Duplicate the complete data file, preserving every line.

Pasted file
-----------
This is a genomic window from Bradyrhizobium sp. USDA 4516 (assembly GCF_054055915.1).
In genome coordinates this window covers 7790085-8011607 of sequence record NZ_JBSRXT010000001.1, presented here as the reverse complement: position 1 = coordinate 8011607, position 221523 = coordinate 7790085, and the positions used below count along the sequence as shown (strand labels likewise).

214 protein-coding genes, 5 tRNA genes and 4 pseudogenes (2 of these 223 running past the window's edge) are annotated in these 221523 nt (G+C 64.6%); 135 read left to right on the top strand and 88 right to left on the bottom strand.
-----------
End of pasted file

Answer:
This is a genomic window from Bradyrhizobium sp. USDA 4516 (assembly GCF_054055915.1).
In genome coordinates this window covers 7790085-8011607 of sequence record NZ_JBSRXT010000001.1, presented here as the reverse complement: position 1 = coordinate 8011607, position 221523 = coordinate 7790085, and the positions used below count along the sequence as shown (strand labels likewise).

214 protein-coding genes, 5 tRNA genes and 4 pseudogenes (2 of these 223 running past the window's edge) are annotated in these 221523 nt (G+C 64.6%); 135 read left to right on the top strand and 88 right to left on the bottom strand.